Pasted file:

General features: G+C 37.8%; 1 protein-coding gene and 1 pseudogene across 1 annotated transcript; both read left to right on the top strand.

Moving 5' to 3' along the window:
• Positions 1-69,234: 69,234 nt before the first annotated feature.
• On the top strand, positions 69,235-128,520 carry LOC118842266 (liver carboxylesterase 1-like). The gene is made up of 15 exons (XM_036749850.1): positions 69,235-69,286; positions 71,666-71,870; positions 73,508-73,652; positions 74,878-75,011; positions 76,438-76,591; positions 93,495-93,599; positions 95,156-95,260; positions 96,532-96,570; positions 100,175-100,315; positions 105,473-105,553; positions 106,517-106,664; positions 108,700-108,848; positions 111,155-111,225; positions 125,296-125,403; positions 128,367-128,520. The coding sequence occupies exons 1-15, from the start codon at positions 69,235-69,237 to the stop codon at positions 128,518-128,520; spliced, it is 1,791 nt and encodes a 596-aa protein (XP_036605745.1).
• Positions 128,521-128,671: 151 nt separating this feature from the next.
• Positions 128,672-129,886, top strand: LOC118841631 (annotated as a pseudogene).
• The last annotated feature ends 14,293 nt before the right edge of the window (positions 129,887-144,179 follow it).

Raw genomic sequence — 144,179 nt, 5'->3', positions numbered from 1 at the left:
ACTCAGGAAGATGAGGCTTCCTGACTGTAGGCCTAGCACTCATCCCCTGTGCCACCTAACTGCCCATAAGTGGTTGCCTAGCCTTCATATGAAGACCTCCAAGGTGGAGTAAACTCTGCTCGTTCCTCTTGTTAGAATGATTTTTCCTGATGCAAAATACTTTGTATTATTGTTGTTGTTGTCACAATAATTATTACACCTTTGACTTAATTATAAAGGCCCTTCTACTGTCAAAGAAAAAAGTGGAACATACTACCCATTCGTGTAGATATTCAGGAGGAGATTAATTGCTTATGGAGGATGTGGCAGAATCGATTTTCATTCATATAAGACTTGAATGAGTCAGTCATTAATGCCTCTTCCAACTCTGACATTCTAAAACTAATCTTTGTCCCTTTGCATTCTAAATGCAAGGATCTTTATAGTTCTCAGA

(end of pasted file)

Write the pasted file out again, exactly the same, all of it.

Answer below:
General features: G+C 37.8%; 1 protein-coding gene and 1 pseudogene across 1 annotated transcript; both read left to right on the top strand.

Moving 5' to 3' along the window:
• Positions 1-69,234: 69,234 nt before the first annotated feature.
• On the top strand, positions 69,235-128,520 carry LOC118842266 (liver carboxylesterase 1-like). The gene is made up of 15 exons (XM_036749850.1): positions 69,235-69,286; positions 71,666-71,870; positions 73,508-73,652; positions 74,878-75,011; positions 76,438-76,591; positions 93,495-93,599; positions 95,156-95,260; positions 96,532-96,570; positions 100,175-100,315; positions 105,473-105,553; positions 106,517-106,664; positions 108,700-108,848; positions 111,155-111,225; positions 125,296-125,403; positions 128,367-128,520. The coding sequence occupies exons 1-15, from the start codon at positions 69,235-69,237 to the stop codon at positions 128,518-128,520; spliced, it is 1,791 nt and encodes a 596-aa protein (XP_036605745.1).
• Positions 128,521-128,671: 151 nt separating this feature from the next.
• Positions 128,672-129,886, top strand: LOC118841631 (annotated as a pseudogene).
• The last annotated feature ends 14,293 nt before the right edge of the window (positions 129,887-144,179 follow it).

Raw genomic sequence — 144,179 nt, 5'->3', positions numbered from 1 at the left:
ACTCAGGAAGATGAGGCTTCCTGACTGTAGGCCTAGCACTCATCCCCTGTGCCACCTAACTGCCCATAAGTGGTTGCCTAGCCTTCATATGAAGACCTCCAAGGTGGAGTAAACTCTGCTCGTTCCTCTTGTTAGAATGATTTTTCCTGATGCAAAATACTTTGTATTATTGTTGTTGTTGTCACAATAATTATTACACCTTTGACTTAATTATAAAGGCCCTTCTACTGTCAAAGAAAAAAGTGGAACATACTACCCATTCGTGTAGATATTCAGGAGGAGATTAATTGCTTATGGAGGATGTGGCAGAATCGATTTTCATTCATATAAGACTTGAATGAGTCAGTCATTAATGCCTCTTCCAACTCTGACATTCTAAAACTAATCTTTGTCCCTTTGCATTCTAAATGCAAGGATCTTTATAGTTCTCAGA